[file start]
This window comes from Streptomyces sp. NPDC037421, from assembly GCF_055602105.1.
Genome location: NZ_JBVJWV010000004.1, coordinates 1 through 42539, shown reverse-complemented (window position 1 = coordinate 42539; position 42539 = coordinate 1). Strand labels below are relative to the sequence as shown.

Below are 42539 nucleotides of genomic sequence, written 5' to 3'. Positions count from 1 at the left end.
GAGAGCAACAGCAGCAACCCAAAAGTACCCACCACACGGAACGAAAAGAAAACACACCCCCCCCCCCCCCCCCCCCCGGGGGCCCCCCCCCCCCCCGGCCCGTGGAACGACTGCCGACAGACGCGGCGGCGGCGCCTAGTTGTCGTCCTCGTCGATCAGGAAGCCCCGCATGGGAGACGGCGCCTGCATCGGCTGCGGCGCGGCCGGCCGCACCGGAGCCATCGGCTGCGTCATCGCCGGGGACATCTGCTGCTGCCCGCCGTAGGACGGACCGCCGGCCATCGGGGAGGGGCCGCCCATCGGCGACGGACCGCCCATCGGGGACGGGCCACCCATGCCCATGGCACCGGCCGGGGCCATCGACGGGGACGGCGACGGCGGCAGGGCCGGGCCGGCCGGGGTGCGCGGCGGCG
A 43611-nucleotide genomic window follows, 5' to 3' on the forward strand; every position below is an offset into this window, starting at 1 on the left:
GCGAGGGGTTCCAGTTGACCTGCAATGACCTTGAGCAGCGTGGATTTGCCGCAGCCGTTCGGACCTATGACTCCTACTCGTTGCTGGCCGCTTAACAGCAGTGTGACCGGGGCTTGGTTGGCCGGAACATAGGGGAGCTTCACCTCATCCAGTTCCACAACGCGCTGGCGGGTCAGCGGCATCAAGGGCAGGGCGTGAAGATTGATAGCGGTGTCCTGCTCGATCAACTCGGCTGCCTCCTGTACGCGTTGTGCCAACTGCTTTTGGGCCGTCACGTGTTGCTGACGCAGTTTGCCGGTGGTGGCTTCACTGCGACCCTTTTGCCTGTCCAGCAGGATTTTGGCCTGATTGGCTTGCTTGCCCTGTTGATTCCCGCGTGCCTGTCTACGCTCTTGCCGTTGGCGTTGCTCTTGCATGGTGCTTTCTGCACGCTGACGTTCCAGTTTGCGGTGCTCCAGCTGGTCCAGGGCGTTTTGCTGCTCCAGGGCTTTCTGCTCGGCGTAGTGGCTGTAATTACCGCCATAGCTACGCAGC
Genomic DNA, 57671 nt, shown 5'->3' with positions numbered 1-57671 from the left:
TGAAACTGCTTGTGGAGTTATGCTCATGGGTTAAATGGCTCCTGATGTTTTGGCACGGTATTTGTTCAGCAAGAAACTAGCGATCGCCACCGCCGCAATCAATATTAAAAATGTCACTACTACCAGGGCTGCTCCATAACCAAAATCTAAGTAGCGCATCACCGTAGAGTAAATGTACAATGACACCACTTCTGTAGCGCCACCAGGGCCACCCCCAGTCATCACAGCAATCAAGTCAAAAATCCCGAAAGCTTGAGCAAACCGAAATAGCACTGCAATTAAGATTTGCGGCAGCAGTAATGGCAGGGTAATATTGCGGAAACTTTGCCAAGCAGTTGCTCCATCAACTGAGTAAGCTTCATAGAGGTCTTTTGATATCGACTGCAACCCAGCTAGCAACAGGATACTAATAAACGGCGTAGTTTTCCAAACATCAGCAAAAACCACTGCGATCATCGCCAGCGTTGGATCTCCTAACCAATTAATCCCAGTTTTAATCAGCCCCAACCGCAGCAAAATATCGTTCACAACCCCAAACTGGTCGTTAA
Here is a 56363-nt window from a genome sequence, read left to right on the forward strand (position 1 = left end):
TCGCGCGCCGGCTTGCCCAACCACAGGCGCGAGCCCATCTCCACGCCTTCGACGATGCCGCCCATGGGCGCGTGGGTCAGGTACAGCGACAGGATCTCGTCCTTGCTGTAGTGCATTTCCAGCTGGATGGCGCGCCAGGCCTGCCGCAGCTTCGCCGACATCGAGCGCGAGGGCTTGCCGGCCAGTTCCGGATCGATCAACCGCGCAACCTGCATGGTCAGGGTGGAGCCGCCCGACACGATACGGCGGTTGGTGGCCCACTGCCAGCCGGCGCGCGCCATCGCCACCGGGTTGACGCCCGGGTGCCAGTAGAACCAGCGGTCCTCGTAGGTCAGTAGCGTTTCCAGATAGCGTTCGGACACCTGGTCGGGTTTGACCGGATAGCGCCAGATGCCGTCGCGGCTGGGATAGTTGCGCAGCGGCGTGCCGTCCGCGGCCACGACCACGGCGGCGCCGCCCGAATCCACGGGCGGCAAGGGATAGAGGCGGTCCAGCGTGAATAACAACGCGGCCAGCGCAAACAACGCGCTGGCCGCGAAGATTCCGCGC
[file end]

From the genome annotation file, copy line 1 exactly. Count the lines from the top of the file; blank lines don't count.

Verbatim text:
This window comes from Streptomyces sp. NPDC037421, from assembly GCF_055602105.1.